Although I’ve written a lot of reviews over the span of the last five years, many films fall beneath the cracks and don’t receive my acknowledgment. This isn’t so much about them getting the shaft as it is several different things. Sometimes I watch a lot of films and, because of that, I fail at imparting my opinion before said film falls so deep in the backlog, I couldn’t imagine trying to share my thoughts on it so far after I last watched it. Recently, I’m begun preparation for several novel releases (I intend to publish six novels in 2020, for instance), and that has left a lot of films ignored.
I re-watched House of 1,000 Corpses recently and with the eventual release of “Three From Hell”, I’ve decided it is as right a time as ever to crack my knuckles and share my thoughts. There has always been a lot of naysayers when it comes to Rob Zombie and his work in the film-industry. Personally, I always stood in vague support of Rob Zombie, particularly his film The Devil’s Rejects, and even if they had their issues, I enjoyed a lot of the ideas had in his Halloween reboot series, particularly Halloween II, which I found messily intriguing, a theme for many of Zombie’s films. Does Rob Zombie’s debut directorial effort speak well of the career soon to come? Here are my thoughts …
When I was younger, I first saw “Corpses” without even knowing who directed the film or who Rob Zombie was. All I remembered about the film was a scene involving Dwight Shrute being turned into a mermaid (I didn’t know who Raine Wilson was back then either), which was the stuff of nightmares in my youth. In the film, two young couples are traveling across the backwoods of Texas in search for urban legends of murder. An appropriate description of what happens next would be a direct line from the film, “The boogeyman is real, and you’ve found him.”
If you’ve watched Rob Zombie films before, you’re likely to recognize many of the actors featured in the film. There’s his wife Sherri Moon Zombie, the clown-faced Sid Haig, and Bill Moseley, for instance.
House of 1,000 Corpses hails some of Rob Zombie’s signature quirks and many of critics’ most vocal criticisms. The film is comprised of very unlikable characters and excess. Regardless, something positive I can say about the film is that it’s visually on-point and is brimming with interesting, unique ideas. Where it circles back to though, is that, while it shows a lot of ideas, it tries to wedge too many of them into the film.
The film carries a fever-dream method of storytelling that finds it strangely alluring, even in its most nonsensical shots. Corpses could have been amounted to a tauter, more cohesive film had its ideas been delivered in a more disciplined, mature light. Perhaps the fault is ambition and excitement, but as interesting as some of the ideas were, many were given too little chance to breathe. Characters like Dr. Satan carried presence and mystique, but the way they’re presented feels so disheveled and unkempt I feel like they aren’t allowed to spread their wings, so to speak.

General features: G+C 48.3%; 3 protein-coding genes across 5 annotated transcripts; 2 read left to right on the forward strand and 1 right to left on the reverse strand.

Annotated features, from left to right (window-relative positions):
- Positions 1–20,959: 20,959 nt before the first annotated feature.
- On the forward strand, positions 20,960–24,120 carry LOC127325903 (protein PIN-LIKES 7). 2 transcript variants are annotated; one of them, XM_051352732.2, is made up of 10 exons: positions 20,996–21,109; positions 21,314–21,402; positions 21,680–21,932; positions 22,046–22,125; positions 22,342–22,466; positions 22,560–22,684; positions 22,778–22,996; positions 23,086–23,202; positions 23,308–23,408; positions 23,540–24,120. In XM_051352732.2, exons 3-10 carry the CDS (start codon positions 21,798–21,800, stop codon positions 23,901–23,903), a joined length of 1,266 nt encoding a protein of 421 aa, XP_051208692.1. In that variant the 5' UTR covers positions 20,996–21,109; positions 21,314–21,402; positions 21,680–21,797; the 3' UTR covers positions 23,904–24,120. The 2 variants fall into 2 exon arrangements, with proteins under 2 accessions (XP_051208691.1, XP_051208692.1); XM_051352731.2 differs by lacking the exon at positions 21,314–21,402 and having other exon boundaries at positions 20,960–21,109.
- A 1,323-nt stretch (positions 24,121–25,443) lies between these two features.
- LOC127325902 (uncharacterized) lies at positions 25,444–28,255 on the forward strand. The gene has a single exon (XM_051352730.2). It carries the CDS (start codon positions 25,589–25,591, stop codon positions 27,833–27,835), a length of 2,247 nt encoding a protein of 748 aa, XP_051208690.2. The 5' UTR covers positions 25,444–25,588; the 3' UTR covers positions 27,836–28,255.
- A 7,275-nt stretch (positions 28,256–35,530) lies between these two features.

House of 1,000 Corpses expresses Rob’s love for the macabre, as well as his many influences, whether it be Hammer or old-school Universal Monster movies, or the clear inspiration taken from Tobe Hooper’s Texas Chainsaw Massacre and its sequel. Something that occurred to me while watching for this review is how much Otis’ character reminds me of “Chop Top” from The Texas Chainsaw Massacre 2 (which I hadn’t seen when I first watched Corpses), only to discover he’s even played by the same actor. As much as I can appreciate and respect how passionate he is about these, I can’t help but feel the countless scenes dedicated to them and all the clear influences, ultimately take away time that could have further fleshed out the characters and discredit the film’s individuality.
Some things I want to single-out about the film are the score and makeup-effects, which I thoroughly enjoyed. Certain scenes standout in how they show Rob Zombie’s potential, I believe: one in-particular sees a policeman murdered as “I Remember You” by Slim Whitman plays in the background. The hanging shot before the handgun goes off is, I think, an appropriate way to describe some of what I felt of this film. I can see where his mind is at, he has an idea for what he wants to do, but he doesn’t yet have the technique or concision to bring the most out of his ideas; he doesn’t know when to pull the trigger or kill a scene.
House of 1,000 Corpses isn’t the worst debut film from a director by any stretch. It’s wonderful to see how enthused every scene feels and if you approach it with that learning curve, you’ll find a lot of gems hidden in the rubble. It remains, however, that the film is faulted by bad dialogue and frivolous scenes that feel at war with one another, never truly committed to a final product.